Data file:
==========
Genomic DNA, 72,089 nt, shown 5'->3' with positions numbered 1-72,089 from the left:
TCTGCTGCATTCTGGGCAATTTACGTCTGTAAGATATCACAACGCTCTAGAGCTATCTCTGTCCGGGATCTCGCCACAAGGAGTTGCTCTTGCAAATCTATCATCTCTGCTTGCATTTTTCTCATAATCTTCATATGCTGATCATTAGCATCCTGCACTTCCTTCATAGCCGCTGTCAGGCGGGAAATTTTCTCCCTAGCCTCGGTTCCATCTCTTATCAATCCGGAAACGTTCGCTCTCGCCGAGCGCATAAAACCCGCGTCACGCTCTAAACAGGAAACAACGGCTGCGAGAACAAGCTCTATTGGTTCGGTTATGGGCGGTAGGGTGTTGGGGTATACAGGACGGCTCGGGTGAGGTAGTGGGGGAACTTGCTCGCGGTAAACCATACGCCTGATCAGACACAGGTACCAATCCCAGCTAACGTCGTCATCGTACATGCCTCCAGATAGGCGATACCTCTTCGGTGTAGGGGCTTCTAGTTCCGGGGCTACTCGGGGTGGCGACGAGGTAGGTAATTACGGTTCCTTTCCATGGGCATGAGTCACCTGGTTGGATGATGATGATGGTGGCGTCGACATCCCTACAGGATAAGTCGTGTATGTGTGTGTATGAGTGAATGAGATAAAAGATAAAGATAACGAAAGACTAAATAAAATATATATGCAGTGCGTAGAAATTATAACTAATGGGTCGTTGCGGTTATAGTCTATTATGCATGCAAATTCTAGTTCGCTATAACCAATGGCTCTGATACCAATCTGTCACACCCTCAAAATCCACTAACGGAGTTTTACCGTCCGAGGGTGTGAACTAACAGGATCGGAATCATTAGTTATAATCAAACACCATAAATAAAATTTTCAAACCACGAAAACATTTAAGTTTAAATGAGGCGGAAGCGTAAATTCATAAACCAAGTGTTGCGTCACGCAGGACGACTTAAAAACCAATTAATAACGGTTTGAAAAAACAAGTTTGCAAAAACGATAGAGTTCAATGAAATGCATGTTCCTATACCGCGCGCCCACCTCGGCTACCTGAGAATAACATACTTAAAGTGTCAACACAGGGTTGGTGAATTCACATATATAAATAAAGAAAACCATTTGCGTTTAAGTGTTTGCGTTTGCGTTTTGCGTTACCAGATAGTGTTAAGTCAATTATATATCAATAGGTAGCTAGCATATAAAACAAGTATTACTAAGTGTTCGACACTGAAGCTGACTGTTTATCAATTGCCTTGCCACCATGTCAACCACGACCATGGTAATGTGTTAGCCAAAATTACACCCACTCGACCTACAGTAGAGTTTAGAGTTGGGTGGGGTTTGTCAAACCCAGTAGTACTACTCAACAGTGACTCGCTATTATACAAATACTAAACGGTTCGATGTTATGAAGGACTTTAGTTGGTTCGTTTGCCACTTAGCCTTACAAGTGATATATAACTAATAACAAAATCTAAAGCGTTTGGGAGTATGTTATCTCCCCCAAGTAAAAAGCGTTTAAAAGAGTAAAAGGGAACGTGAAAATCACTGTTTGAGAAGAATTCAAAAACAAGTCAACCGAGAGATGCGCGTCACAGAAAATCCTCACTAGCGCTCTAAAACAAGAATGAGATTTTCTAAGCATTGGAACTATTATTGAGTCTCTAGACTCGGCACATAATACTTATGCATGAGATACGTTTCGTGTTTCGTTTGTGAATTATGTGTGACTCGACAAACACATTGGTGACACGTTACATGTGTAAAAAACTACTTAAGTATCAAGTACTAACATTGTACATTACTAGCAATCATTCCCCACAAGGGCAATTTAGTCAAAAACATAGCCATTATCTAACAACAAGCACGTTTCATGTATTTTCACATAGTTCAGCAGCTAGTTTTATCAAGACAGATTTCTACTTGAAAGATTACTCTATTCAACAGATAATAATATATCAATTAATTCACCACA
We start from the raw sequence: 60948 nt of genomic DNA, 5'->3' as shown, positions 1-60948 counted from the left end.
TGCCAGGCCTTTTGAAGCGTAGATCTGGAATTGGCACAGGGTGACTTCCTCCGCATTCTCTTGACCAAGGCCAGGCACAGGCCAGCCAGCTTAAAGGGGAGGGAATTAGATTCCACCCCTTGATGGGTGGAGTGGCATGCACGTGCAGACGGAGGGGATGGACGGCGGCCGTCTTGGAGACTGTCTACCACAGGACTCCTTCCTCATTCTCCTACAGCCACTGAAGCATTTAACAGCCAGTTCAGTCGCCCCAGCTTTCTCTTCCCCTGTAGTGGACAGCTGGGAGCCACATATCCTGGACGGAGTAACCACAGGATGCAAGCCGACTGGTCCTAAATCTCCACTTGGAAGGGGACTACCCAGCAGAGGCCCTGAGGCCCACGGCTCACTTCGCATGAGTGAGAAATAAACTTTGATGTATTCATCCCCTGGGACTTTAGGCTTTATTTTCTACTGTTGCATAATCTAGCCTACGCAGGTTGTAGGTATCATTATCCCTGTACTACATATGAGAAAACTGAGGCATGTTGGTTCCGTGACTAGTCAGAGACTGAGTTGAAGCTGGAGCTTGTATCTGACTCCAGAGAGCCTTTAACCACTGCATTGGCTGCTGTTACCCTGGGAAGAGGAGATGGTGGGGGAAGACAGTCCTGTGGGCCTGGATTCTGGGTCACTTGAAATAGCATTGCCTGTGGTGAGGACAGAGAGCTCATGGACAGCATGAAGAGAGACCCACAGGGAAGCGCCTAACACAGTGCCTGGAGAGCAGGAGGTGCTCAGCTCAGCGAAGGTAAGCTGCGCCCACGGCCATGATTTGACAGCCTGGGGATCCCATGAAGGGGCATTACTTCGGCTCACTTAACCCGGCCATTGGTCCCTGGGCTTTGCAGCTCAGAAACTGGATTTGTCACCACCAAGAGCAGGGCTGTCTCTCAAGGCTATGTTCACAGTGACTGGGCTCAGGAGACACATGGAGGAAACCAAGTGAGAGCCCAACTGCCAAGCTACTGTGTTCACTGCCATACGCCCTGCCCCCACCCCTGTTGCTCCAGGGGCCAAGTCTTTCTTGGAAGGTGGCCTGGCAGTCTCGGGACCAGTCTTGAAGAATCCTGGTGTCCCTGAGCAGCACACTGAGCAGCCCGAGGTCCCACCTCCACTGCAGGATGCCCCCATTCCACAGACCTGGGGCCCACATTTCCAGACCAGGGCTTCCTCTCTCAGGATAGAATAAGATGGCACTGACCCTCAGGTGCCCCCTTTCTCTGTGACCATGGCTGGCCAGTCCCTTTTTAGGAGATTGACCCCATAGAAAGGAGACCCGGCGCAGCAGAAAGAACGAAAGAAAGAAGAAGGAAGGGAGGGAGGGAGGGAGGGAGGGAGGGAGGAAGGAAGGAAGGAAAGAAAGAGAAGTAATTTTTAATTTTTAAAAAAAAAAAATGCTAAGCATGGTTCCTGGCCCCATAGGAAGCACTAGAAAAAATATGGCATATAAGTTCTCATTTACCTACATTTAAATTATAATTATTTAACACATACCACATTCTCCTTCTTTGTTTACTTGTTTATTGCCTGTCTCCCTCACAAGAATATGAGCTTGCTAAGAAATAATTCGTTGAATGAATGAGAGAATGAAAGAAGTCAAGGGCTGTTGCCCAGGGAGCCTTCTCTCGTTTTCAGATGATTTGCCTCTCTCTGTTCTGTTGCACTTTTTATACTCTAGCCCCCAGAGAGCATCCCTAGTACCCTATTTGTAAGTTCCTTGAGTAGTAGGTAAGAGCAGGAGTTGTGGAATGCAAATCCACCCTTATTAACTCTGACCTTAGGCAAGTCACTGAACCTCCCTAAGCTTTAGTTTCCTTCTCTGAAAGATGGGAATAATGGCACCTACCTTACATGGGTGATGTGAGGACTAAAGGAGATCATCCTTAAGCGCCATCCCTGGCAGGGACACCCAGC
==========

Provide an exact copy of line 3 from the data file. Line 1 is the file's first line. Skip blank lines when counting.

We start from the raw sequence: 60948 nt of genomic DNA, 5'->3' as shown, positions 1-60948 counted from the left end.